# The motorcyclist's challenge

Three passengers $$1,2,3$$ starts out moving at constant speeds from $$A$$ to $$B$$. At the same time, a motorcyclist $$M$$ starts out from $$B$$ towards $$A$$ to pick the passengers up. As illustrated below:

$$M$$, however, can carry at most one passenger on board. He can drop his passenger off at anytime. When off the motorcycle, passengers just keep moving forward to $$B$$ at their respective speeds. $$M$$ can drive forward or backward, any way he wishes, at any speed not exceeding his top speed. Passengers will get on or off board at $$M$$'s bidding, and let $$M$$ drive them forward or backward with no complaint. We assume it takes no time to get on and off the motorcycle, or for $$M$$ to switch lanes to pick up different passengers.

$$M$$'s goal, or challenge, is to make all passengers arrive at $$B$$ simultaneously.

Now assume speeds for $$1$$ and $$2$$ are $$60$$ and $$90$$ respectively, and a top speed of $$100$$ for $$M$$.

Question: What is $$3$$'s speed range, if $$M$$ is able to accomplish his challenge?

Hint:

Distance between $$A$$ and $$B$$ is irrelevant.

Here's a more involved one if you solved the above:

Instead of 3 passengers we now have 4, where $$1,2,3$$ have speeds $$60,90,30$$ respectively. Top speed for $$M$$ still is $$100$$. What is $$4$$'s speed range, if $$M$$ is able to accomplish his challenge?

and

In general, What relationship must the speeds for 3 passengers $$s_1,s_2,s_3$$ satisfy, given $$s_m=100$$ and $$M$$ is able to fulfill his challenge? What relationships must the speeds for 4 passengers satisfy?

and

If there are many passengers and the speed of $$M$$ is sufficiently large relative to the speeds of passengers. What is the most efficient way (aka requiring the least amount of time) for $$M$$ to accomplish his challenge?

• Chvatal, "On the Bicycle Problem" (1983) Apr 17, 2020 at 18:16
• @RobPratt Thanks. Though your reference is interesting for its own sake, I think it is a totally different problem in nature. And unlike your reference problem, my problem seems not amenable to algorithmic treatment, i.e. there exists no general algorithm that can decide whether a given speed vector $(s_1,s_2,...,s_n,s_M)$ is feasible for $M$, or if so, what schedule $M$ should make. Analysis can only be made case by case, conditioning on the number of passengers.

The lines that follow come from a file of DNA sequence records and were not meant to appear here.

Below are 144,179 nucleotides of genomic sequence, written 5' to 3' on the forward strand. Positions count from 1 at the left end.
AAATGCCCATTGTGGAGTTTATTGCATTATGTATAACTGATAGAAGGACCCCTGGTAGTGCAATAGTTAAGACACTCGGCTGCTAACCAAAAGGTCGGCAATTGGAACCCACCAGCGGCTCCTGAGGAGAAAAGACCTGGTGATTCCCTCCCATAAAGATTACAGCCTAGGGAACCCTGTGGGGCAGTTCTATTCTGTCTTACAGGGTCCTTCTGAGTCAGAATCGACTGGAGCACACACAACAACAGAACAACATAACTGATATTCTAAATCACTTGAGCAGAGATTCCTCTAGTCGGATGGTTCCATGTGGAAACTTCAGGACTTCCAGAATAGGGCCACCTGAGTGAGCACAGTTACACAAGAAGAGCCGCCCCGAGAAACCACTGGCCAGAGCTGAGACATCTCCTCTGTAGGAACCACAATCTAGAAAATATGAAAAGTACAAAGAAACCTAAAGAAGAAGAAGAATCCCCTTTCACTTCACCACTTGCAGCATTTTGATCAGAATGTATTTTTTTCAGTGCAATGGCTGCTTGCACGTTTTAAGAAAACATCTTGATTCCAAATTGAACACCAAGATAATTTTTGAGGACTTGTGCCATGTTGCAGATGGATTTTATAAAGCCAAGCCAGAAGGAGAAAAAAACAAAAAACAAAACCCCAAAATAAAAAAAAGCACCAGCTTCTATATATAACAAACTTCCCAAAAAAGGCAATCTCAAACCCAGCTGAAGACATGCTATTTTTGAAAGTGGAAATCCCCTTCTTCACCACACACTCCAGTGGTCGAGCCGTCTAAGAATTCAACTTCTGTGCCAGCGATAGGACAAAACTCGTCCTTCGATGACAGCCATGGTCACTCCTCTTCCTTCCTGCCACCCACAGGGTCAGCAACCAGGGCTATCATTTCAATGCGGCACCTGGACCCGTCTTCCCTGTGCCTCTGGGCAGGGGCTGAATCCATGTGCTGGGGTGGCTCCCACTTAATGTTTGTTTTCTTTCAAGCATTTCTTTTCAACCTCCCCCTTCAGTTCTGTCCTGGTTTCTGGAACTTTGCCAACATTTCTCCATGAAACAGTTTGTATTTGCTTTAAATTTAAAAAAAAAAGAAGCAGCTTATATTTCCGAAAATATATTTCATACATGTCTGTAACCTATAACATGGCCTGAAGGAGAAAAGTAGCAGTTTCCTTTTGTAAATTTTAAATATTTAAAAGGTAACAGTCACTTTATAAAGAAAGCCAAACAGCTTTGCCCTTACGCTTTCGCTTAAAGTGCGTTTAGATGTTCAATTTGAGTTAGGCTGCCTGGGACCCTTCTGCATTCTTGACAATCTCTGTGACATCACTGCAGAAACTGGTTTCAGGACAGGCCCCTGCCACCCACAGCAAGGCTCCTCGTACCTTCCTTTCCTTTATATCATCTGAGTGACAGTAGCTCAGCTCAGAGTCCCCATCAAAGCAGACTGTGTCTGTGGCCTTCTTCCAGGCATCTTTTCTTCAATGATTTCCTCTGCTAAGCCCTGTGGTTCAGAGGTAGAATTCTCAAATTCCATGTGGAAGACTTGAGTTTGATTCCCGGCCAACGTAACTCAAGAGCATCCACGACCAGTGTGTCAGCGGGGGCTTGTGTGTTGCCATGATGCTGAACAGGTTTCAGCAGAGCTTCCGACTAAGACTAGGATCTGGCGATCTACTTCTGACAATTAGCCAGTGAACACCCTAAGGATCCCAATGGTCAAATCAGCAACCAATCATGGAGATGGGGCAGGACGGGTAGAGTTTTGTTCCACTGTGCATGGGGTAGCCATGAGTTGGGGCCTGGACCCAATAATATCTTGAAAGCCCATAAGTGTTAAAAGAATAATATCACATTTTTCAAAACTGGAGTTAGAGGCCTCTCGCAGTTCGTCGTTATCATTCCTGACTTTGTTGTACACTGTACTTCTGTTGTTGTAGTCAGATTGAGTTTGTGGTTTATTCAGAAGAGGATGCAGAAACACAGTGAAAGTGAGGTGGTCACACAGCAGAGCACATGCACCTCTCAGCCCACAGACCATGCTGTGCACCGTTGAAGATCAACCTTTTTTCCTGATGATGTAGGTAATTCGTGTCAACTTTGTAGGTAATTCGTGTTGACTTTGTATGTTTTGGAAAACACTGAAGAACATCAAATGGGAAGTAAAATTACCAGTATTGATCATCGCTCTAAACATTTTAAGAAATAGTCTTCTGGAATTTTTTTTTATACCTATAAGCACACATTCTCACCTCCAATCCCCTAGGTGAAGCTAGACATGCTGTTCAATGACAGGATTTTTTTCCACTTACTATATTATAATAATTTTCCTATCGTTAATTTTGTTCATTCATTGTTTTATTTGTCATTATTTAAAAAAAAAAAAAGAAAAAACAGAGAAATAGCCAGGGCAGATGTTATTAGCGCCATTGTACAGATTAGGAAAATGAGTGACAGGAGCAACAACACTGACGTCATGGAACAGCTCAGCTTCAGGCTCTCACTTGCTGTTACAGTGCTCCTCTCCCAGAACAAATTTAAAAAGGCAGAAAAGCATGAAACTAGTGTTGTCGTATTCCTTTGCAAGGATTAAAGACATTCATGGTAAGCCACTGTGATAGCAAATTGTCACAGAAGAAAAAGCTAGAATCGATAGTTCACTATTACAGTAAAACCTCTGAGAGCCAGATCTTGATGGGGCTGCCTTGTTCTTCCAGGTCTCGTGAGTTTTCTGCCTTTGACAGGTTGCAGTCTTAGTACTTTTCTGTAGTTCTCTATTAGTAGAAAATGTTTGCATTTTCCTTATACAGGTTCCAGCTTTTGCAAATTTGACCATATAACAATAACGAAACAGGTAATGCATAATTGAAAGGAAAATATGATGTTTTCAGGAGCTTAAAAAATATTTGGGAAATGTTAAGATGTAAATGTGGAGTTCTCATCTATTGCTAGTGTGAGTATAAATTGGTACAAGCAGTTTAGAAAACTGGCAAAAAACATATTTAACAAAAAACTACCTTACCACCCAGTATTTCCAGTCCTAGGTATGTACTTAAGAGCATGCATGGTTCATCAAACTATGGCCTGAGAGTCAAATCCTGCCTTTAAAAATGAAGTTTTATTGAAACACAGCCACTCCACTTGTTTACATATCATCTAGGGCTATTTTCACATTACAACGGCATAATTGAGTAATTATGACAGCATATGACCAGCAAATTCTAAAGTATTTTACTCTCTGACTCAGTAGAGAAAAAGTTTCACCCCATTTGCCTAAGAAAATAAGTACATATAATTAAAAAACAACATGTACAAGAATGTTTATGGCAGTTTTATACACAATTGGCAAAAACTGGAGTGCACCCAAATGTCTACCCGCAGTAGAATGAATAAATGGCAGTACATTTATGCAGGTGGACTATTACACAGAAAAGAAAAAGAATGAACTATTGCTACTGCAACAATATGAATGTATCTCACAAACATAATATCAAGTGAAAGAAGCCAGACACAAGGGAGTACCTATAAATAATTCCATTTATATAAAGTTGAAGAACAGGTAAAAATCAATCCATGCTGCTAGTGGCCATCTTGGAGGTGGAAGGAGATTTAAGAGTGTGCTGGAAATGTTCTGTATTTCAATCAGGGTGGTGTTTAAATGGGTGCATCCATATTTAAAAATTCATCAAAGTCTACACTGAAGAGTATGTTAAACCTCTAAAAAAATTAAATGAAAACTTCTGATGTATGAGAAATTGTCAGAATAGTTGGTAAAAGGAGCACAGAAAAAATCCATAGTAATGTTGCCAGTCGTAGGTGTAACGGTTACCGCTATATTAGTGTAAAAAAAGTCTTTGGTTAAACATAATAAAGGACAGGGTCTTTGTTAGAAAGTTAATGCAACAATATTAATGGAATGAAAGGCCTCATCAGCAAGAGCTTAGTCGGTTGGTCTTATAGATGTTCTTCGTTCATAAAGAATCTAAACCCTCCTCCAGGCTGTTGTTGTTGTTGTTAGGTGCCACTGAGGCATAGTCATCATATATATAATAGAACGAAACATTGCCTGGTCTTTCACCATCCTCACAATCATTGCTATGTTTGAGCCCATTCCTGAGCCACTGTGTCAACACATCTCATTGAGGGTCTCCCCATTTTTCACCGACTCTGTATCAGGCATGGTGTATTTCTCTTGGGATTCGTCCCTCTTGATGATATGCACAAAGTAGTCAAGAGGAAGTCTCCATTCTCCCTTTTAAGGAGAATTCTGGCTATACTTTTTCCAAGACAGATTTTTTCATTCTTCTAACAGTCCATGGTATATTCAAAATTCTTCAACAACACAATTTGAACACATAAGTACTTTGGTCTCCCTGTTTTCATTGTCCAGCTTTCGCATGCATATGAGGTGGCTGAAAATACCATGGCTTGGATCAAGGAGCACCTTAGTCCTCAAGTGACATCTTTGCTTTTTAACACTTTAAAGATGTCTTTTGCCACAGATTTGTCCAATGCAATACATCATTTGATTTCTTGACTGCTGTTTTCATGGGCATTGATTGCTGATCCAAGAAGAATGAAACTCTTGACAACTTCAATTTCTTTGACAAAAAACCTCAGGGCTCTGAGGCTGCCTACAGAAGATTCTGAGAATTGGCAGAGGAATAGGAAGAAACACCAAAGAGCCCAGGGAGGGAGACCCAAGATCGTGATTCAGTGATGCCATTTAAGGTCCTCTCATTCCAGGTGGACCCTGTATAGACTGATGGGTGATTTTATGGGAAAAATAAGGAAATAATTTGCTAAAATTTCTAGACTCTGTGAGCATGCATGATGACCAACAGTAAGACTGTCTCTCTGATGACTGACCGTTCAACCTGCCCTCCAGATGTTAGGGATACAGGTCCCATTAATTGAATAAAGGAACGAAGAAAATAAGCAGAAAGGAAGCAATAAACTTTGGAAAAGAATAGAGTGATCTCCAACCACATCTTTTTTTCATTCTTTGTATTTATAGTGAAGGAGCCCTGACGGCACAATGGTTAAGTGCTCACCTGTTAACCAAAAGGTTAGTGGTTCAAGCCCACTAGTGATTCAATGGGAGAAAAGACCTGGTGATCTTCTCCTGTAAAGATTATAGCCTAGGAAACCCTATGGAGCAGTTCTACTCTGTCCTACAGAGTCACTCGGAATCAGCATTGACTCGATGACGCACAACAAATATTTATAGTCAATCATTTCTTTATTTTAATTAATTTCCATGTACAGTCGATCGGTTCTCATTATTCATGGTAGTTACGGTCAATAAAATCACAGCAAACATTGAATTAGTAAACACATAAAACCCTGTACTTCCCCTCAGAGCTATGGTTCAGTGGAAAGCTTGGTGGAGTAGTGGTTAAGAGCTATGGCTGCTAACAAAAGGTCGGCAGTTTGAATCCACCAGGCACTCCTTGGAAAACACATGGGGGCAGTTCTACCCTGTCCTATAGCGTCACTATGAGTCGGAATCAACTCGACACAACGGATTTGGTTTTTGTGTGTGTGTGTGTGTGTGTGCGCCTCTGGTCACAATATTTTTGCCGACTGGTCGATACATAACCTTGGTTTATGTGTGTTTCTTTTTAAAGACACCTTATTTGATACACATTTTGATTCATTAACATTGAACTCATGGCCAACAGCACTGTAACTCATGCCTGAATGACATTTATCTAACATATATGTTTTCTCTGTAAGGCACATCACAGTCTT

– Eric
Apr 18, 2020 at 5:07

Normalize the problem so that the motorcycle starts at 0 with max speed 1 and the passengers start at 1. Answer to part 1: If passenger 3 is slower than passenger 1,

Drive to passenger 2 and pick him up at $$10/19$$. (Time: $$10/19$$)
Keep driving up and drop him off at $$15/19$$. (Time: $$15/19$$)
Drive to $$5/6$$. (Time: $$5/6$$)
Drive back to 0, picking up passenger 3 whenever you meet him.
The first two passengers reach 0 at time $$5/3$$, and the third reaches 0 iff he is at $$5/6$$ on or before time $$5/6$$, which occurs if his speed it at least $$1/5$$.

If passenger 3 is faster than passenger 1, denote the time it takes him to walk from A to B by T.

Drive to passenger 2 and pick him up at $$10/19$$. (Time: $$10/19$$)
Keep driving up and drop him off at $$9T/19$$. (Time: $$9T/19$$)
Drive to $$T/2$$. (Time: $$T/2$$)
Drive back to 0, picking up passenger 1 whenever you meet him.
The last two passengers reach 0 at time T, and the first reaches 0 iff he reaches $$T/2$$ on or before time $$T/2$$. Since passenger 1 has speed $$3/5$$, T must be at least $$5/4$$, forcing passenger 3's speed to be at most $$4/5$$.

In conclusion, passenger 3's range is

$$1/5$$ to $$4/5$$, inclusive.

Generalizing the above approach for problem 3, let the three passengers have speeds a, b, and c, in descending order.

The fastest passenger is picked up at 1/(1+a) and dropped off at (a/b)/(1+a).
We continue driving to 1/(2b). This is only possible if 1/(2b) is at least (a/b)/(1+a), which is true whenever a is at most 1.
We pick up the slowest passenger on the way back, and everyone arrives at time 1/b iff the slowest passenger has made it to 1/(2b) at time 1/(2b): This is true whenever c is at least 2b-1.
In conclusion, the fastest passenger is not faster than the motorcycle, and the middle passenger is not faster than the average of the slowest passenger and the motorcycle.

Regarding @Eric's comment, I don't believe we can do any better, and here's why:

In order to have time to delay the middle passenger, we need to bring the fastest passenger as far back as we can.
This would be to some point 1/(2b) - $$\epsilon$$, since we have to get back to the middle passenger before he reaches 0 at time 1/b.
Since the farthest we move is still 1/(2b) at time 1/(2b), the slowest passenger's bounds are the same.
The fastest passenger will now reach 0 at time (1+1/a)/(2b), and for this to be later than 1/b (so that we can delay the middle passenger) we must still have a at most 1, and the fastest passenger's bounds are the same.

• If $v_m\gt v_1\gt v_2\gt v_3$ and $2v_2=v_3+v_m+\epsilon$, what about $M$ driving both $v_1$ and $v_2$ backward some distance before picking up passenger $3$?
– Eric
Apr 19, 2020 at 9:25
• It merely makes the schedule more complicated. Apr 19, 2020 at 13:20